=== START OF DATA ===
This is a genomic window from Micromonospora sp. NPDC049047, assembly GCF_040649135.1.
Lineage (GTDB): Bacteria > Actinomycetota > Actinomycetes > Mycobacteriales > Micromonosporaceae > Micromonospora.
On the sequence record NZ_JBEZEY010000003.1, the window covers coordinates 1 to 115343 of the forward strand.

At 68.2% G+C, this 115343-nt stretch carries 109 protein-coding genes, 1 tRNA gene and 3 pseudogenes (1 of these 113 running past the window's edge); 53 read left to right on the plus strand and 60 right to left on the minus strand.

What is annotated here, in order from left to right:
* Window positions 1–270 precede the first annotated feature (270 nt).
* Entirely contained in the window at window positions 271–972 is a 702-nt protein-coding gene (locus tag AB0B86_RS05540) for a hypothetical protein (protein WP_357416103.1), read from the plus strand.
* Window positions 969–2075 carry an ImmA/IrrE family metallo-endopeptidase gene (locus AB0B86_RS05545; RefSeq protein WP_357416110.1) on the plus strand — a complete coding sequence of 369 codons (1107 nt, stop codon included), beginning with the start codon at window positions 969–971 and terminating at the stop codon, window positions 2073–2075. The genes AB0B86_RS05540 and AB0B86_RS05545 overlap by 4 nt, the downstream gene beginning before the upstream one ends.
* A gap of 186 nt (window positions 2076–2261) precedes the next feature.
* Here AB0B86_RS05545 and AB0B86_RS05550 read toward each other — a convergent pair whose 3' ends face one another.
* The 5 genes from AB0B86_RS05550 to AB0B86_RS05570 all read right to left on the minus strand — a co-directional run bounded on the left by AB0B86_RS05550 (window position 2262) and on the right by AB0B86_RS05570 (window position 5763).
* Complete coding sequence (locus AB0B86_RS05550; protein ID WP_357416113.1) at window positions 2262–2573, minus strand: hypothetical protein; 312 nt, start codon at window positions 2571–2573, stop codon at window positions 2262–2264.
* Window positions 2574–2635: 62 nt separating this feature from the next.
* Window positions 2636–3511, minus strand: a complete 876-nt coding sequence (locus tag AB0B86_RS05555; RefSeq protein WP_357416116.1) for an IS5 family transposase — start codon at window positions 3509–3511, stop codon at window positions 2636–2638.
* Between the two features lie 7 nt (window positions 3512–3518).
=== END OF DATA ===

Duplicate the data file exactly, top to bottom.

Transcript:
This is a genomic window from Micromonospora sp. NPDC049047, assembly GCF_040649135.1.
Lineage (GTDB): Bacteria > Actinomycetota > Actinomycetes > Mycobacteriales > Micromonosporaceae > Micromonospora.
On the sequence record NZ_JBEZEY010000003.1, the window covers coordinates 1 to 115343 of the forward strand.

At 68.2% G+C, this 115343-nt stretch carries 109 protein-coding genes, 1 tRNA gene and 3 pseudogenes (1 of these 113 running past the window's edge); 53 read left to right on the plus strand and 60 right to left on the minus strand.

What is annotated here, in order from left to right:
* Window positions 1–270 precede the first annotated feature (270 nt).
* Entirely contained in the window at window positions 271–972 is a 702-nt protein-coding gene (locus tag AB0B86_RS05540) for a hypothetical protein (protein WP_357416103.1), read from the plus strand.
* Window positions 969–2075 carry an ImmA/IrrE family metallo-endopeptidase gene (locus AB0B86_RS05545; RefSeq protein WP_357416110.1) on the plus strand — a complete coding sequence of 369 codons (1107 nt, stop codon included), beginning with the start codon at window positions 969–971 and terminating at the stop codon, window positions 2073–2075. The genes AB0B86_RS05540 and AB0B86_RS05545 overlap by 4 nt, the downstream gene beginning before the upstream one ends.
* A gap of 186 nt (window positions 2076–2261) precedes the next feature.
* Here AB0B86_RS05545 and AB0B86_RS05550 read toward each other — a convergent pair whose 3' ends face one another.
* The 5 genes from AB0B86_RS05550 to AB0B86_RS05570 all read right to left on the minus strand — a co-directional run bounded on the left by AB0B86_RS05550 (window position 2262) and on the right by AB0B86_RS05570 (window position 5763).
* Complete coding sequence (locus AB0B86_RS05550; protein ID WP_357416113.1) at window positions 2262–2573, minus strand: hypothetical protein; 312 nt, start codon at window positions 2571–2573, stop codon at window positions 2262–2264.
* Window positions 2574–2635: 62 nt separating this feature from the next.
* Window positions 2636–3511, minus strand: a complete 876-nt coding sequence (locus tag AB0B86_RS05555; RefSeq protein WP_357416116.1) for an IS5 family transposase — start codon at window positions 3509–3511, stop codon at window positions 2636–2638.
* Between the two features lie 7 nt (window positions 3512–3518).